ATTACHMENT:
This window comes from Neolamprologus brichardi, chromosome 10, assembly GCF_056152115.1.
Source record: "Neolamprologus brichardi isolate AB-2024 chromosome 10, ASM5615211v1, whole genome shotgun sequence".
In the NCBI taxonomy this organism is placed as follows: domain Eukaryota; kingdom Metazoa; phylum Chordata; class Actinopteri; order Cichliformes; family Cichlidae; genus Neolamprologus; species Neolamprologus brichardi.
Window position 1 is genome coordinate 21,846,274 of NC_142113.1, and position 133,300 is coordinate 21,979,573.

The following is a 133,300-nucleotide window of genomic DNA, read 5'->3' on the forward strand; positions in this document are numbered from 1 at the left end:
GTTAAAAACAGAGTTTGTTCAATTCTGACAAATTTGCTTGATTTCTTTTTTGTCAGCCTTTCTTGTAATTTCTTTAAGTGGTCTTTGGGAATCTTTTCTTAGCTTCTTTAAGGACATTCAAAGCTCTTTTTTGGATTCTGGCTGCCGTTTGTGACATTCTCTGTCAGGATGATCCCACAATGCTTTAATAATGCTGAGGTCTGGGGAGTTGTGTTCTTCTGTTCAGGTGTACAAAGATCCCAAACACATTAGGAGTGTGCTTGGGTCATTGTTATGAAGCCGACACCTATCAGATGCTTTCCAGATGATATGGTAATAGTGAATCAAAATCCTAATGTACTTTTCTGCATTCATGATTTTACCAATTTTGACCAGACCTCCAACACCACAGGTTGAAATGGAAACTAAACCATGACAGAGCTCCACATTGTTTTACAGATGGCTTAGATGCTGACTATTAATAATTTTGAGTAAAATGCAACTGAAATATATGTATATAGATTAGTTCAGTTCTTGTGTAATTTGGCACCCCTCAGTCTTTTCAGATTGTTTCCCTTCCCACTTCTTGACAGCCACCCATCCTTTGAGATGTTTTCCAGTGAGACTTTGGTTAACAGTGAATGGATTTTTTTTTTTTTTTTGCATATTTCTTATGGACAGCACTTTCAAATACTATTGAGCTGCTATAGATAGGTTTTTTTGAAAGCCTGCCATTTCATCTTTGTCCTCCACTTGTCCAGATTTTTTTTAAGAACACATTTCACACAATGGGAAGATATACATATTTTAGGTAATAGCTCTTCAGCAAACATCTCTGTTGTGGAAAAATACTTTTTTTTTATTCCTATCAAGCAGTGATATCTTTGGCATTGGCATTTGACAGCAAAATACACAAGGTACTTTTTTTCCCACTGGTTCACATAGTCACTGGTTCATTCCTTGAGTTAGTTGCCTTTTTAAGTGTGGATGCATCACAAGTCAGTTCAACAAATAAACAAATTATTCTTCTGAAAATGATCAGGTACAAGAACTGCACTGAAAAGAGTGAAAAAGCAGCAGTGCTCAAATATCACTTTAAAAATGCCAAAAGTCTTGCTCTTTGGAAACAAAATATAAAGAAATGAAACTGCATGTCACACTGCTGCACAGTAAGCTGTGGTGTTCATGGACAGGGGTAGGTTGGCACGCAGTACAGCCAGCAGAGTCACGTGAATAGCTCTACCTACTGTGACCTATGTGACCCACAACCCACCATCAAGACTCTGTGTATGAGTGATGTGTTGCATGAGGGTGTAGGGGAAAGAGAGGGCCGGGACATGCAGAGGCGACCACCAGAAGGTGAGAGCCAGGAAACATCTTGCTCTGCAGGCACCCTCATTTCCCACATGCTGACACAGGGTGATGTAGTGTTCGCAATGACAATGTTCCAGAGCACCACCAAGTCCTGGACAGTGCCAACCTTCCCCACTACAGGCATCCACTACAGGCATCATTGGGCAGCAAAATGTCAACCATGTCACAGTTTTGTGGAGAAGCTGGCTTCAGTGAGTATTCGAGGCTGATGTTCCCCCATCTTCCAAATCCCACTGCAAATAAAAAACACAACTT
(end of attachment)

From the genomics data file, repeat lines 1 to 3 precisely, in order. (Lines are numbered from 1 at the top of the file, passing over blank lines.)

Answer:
This window comes from Neolamprologus brichardi, chromosome 10, assembly GCF_056152115.1.
Source record: "Neolamprologus brichardi isolate AB-2024 chromosome 10, ASM5615211v1, whole genome shotgun sequence".
In the NCBI taxonomy this organism is placed as follows: domain Eukaryota; kingdom Metazoa; phylum Chordata; class Actinopteri; order Cichliformes; family Cichlidae; genus Neolamprologus; species Neolamprologus brichardi.